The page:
NIST has completed the reviews for all the “onramp” digital signature submissions received by the deadline.
In response to a September 2022 announcement calling for additional Post-Quantum Cryptography (PQC) Digital Signature Schemes, NIST received 40 candidates that met all submission requirements.
See the PQC: Digital Signature Schemes project for the list of algorithms and their submission details.
This round of evaluation and analysis will likely last several years. NIST invites feedback on all 40 candidates. NIST anticipates holding the Fifth PQC standardization conference in April 2024.
NIST greatly appreciates all of the candidate submission teams for their continued efforts in the standardization process.
In December 2016, NIST issued a public call for submissions to the PQC Standardization Process to select quantum-resistant public-key cryptographic algorithms for standardization in response to the substantial development and advancement of quantum computing. After three rounds of evaluation and analysis, NIST announced the selection of the first algorithms to be standardized, including three digital signature schemes: CRYSTALS-Dilithium, FALCON, and SPHINCS+.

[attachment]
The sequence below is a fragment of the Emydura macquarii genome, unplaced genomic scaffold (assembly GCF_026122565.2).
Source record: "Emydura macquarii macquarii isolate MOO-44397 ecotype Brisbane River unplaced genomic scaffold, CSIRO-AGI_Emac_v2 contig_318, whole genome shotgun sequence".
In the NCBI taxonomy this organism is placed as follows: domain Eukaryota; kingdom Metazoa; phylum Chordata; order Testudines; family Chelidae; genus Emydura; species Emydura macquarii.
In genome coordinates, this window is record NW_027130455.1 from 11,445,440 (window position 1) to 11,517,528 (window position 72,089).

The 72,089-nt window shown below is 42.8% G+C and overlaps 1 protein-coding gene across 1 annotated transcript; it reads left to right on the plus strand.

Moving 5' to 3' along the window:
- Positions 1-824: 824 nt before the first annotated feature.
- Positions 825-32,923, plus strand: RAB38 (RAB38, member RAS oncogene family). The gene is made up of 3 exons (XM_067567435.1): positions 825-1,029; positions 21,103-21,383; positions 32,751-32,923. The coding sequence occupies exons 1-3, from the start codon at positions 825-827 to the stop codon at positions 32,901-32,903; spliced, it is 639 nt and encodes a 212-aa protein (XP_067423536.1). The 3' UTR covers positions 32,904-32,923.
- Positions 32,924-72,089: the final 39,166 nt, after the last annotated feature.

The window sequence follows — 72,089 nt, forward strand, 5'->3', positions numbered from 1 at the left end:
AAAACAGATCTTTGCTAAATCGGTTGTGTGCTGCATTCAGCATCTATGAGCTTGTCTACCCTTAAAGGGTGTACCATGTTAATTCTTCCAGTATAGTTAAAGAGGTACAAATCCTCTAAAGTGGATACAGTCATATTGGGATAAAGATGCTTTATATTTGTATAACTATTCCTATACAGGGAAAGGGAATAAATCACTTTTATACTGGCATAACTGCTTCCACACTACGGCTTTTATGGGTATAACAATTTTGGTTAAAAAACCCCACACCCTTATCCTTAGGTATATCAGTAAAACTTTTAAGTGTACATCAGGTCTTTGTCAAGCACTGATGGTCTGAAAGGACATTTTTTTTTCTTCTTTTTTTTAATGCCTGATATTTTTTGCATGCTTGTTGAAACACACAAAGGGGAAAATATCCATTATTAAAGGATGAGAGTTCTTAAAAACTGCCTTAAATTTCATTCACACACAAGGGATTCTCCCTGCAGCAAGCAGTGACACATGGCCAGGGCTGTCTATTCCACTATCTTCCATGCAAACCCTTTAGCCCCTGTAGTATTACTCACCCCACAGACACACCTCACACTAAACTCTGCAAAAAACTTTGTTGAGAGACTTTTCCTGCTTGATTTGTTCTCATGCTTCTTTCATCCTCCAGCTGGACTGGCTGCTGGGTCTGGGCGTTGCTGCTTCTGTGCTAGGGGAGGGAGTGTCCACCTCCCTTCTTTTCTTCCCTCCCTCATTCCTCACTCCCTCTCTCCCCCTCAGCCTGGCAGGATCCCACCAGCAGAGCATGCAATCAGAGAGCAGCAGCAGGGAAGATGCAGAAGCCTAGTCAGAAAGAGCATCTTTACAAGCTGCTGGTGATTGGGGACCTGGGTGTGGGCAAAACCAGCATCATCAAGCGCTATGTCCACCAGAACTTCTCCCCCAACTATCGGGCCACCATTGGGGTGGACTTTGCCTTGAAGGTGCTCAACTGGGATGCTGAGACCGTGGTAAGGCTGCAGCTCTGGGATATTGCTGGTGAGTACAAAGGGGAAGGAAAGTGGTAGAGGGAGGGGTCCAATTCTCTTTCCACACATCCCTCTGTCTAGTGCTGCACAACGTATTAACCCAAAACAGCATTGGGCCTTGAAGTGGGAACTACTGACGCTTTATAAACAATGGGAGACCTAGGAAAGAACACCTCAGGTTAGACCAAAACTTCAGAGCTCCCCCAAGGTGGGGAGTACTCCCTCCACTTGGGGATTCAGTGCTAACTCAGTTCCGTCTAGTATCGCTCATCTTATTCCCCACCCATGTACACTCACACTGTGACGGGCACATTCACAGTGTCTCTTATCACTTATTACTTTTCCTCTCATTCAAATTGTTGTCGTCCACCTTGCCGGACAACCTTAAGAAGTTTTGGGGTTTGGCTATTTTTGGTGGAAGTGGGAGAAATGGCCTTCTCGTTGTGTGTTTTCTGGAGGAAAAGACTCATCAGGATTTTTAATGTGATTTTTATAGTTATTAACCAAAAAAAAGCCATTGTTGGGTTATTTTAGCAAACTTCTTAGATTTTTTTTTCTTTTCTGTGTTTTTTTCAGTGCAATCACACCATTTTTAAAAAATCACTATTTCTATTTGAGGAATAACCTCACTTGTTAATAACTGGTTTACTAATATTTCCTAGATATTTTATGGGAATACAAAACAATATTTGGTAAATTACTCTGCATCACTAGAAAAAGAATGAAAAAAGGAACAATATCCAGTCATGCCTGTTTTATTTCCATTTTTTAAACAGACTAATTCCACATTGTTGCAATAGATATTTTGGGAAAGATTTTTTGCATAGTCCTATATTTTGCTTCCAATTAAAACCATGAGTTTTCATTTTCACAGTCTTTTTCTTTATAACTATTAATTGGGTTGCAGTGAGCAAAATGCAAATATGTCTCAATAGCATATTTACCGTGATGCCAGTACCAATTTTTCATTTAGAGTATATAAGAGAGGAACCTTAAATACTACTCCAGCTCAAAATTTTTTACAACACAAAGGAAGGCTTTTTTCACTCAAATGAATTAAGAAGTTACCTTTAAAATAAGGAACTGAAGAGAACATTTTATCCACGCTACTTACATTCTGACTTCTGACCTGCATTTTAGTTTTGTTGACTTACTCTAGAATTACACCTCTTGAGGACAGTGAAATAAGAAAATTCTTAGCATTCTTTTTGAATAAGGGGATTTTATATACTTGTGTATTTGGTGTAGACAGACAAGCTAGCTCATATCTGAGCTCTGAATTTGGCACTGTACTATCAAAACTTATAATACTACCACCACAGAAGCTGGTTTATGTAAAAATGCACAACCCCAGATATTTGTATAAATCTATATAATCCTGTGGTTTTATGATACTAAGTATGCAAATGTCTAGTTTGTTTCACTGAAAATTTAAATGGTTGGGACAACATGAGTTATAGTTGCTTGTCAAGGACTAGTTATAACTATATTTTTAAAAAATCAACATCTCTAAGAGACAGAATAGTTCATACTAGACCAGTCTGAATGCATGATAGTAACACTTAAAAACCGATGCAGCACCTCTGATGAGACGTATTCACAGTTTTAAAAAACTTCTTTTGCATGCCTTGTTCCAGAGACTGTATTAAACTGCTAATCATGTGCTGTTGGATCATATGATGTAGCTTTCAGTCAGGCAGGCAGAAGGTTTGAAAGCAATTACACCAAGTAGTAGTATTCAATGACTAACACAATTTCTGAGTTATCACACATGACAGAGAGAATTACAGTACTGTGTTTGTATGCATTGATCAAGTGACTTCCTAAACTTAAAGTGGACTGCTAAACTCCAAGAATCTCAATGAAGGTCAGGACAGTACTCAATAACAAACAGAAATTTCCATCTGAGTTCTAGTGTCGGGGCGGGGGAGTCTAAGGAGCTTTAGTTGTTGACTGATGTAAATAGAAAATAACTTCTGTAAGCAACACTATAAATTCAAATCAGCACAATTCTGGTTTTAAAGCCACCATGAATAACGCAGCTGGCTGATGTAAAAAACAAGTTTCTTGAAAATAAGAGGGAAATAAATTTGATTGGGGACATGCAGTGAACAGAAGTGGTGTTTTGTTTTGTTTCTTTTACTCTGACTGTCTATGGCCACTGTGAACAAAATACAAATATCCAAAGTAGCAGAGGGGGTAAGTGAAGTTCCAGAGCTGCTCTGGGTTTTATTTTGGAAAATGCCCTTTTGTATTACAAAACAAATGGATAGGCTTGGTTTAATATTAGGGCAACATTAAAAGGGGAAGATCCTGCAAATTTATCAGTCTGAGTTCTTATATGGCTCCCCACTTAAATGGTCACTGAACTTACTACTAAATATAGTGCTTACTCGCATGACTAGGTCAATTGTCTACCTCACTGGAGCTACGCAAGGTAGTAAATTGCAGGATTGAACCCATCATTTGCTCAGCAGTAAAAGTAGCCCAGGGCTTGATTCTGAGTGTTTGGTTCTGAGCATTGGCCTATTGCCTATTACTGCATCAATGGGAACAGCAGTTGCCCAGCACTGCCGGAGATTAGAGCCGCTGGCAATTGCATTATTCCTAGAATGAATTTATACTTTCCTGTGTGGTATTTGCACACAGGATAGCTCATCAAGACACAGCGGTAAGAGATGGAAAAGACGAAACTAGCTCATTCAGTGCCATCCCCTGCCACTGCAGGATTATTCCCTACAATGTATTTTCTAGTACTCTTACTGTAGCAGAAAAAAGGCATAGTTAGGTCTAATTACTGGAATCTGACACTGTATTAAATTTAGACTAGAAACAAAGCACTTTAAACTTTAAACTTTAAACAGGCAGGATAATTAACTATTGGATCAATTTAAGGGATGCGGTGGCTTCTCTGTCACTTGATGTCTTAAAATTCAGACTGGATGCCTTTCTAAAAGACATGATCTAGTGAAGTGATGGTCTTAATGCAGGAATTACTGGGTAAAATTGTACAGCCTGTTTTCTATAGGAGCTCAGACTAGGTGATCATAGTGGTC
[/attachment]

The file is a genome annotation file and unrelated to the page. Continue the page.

In September 2022, NIST issued a fourth call for additional digital signature proposals to be considered in the PQC Standardization Process. The evaluation criteria and complete instructions for submission were posted on the PQC: Digital Signature Schemes project page, and the deadline for submission was June 1, 2023. NIST received 50 submissions in response and deemed 40 to be complete and proper according to the submission requirements. The complete submission packages, including the algorithm specifications and code for implementation, are posted on the PQC: Digital Signature Schemes project page.
NIST was primarily interested in additional general-purpose signature schemes that were not based on structured lattices. However, NIST was open to receiving additional submissions based on structured lattices that significantly outperformed CRYSTALS-Dilithium and FALCON in relevant applications and ensured substantial security properties.
Contact email: pqc-comments [at] nist.gov